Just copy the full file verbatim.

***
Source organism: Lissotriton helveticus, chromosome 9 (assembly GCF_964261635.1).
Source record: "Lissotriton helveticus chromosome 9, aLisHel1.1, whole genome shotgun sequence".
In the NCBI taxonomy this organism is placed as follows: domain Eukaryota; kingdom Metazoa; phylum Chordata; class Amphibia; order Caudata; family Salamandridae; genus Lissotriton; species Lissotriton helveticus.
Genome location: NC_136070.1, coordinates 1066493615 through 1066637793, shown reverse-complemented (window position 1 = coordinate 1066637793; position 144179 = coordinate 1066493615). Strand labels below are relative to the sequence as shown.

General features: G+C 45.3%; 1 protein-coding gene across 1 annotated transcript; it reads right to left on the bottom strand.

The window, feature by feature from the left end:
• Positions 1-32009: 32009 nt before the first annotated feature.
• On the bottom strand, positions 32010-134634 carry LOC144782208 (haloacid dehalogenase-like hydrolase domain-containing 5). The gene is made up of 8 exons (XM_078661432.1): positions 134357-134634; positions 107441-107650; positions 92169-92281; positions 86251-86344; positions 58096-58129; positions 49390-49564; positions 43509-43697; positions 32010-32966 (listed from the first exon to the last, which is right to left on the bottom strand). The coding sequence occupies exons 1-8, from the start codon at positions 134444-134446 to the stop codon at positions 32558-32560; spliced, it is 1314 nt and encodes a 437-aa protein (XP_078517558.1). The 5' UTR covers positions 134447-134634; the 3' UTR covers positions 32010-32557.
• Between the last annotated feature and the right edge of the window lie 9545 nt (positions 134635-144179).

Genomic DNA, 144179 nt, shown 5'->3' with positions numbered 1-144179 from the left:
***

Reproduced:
Source organism: Lissotriton helveticus, chromosome 9 (assembly GCF_964261635.1).
Source record: "Lissotriton helveticus chromosome 9, aLisHel1.1, whole genome shotgun sequence".
In the NCBI taxonomy this organism is placed as follows: domain Eukaryota; kingdom Metazoa; phylum Chordata; class Amphibia; order Caudata; family Salamandridae; genus Lissotriton; species Lissotriton helveticus.
Genome location: NC_136070.1, coordinates 1066493615 through 1066637793, shown reverse-complemented (window position 1 = coordinate 1066637793; position 144179 = coordinate 1066493615). Strand labels below are relative to the sequence as shown.

General features: G+C 45.3%; 1 protein-coding gene across 1 annotated transcript; it reads right to left on the bottom strand.

The window, feature by feature from the left end:
• Positions 1-32009: 32009 nt before the first annotated feature.
• On the bottom strand, positions 32010-134634 carry LOC144782208 (haloacid dehalogenase-like hydrolase domain-containing 5). The gene is made up of 8 exons (XM_078661432.1): positions 134357-134634; positions 107441-107650; positions 92169-92281; positions 86251-86344; positions 58096-58129; positions 49390-49564; positions 43509-43697; positions 32010-32966 (listed from the first exon to the last, which is right to left on the bottom strand). The coding sequence occupies exons 1-8, from the start codon at positions 134444-134446 to the stop codon at positions 32558-32560; spliced, it is 1314 nt and encodes a 437-aa protein (XP_078517558.1). The 5' UTR covers positions 134447-134634; the 3' UTR covers positions 32010-32557.
• Between the last annotated feature and the right edge of the window lie 9545 nt (positions 134635-144179).

Genomic DNA, 144179 nt, shown 5'->3' with positions numbered 1-144179 from the left: